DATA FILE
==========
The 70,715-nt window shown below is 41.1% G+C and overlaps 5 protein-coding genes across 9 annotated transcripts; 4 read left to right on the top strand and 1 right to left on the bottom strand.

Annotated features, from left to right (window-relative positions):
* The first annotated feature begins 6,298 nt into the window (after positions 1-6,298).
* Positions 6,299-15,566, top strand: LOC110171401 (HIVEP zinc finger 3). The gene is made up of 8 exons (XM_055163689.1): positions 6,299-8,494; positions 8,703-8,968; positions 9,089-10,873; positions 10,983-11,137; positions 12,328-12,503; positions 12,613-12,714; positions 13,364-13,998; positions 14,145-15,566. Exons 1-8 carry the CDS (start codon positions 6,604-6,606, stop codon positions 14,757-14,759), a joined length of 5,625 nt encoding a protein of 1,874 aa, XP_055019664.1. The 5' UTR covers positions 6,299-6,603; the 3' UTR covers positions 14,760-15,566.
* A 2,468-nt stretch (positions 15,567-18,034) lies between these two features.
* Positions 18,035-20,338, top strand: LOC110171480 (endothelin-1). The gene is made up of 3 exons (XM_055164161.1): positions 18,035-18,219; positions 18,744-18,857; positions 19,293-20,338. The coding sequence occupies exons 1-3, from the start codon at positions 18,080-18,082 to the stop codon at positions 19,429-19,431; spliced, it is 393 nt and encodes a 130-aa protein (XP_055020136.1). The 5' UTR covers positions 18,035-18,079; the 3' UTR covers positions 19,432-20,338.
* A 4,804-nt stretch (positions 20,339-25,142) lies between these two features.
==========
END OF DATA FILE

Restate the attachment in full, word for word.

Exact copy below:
The 70,715-nt window shown below is 41.1% G+C and overlaps 5 protein-coding genes across 9 annotated transcripts; 4 read left to right on the top strand and 1 right to left on the bottom strand.

Annotated features, from left to right (window-relative positions):
* The first annotated feature begins 6,298 nt into the window (after positions 1-6,298).
* Positions 6,299-15,566, top strand: LOC110171401 (HIVEP zinc finger 3). The gene is made up of 8 exons (XM_055163689.1): positions 6,299-8,494; positions 8,703-8,968; positions 9,089-10,873; positions 10,983-11,137; positions 12,328-12,503; positions 12,613-12,714; positions 13,364-13,998; positions 14,145-15,566. Exons 1-8 carry the CDS (start codon positions 6,604-6,606, stop codon positions 14,757-14,759), a joined length of 5,625 nt encoding a protein of 1,874 aa, XP_055019664.1. The 5' UTR covers positions 6,299-6,603; the 3' UTR covers positions 14,760-15,566.
* A 2,468-nt stretch (positions 15,567-18,034) lies between these two features.
* Positions 18,035-20,338, top strand: LOC110171480 (endothelin-1). The gene is made up of 3 exons (XM_055164161.1): positions 18,035-18,219; positions 18,744-18,857; positions 19,293-20,338. The coding sequence occupies exons 1-3, from the start codon at positions 18,080-18,082 to the stop codon at positions 19,429-19,431; spliced, it is 393 nt and encodes a 130-aa protein (XP_055020136.1). The 5' UTR covers positions 18,035-18,079; the 3' UTR covers positions 19,432-20,338.
* A 4,804-nt stretch (positions 20,339-25,142) lies between these two features.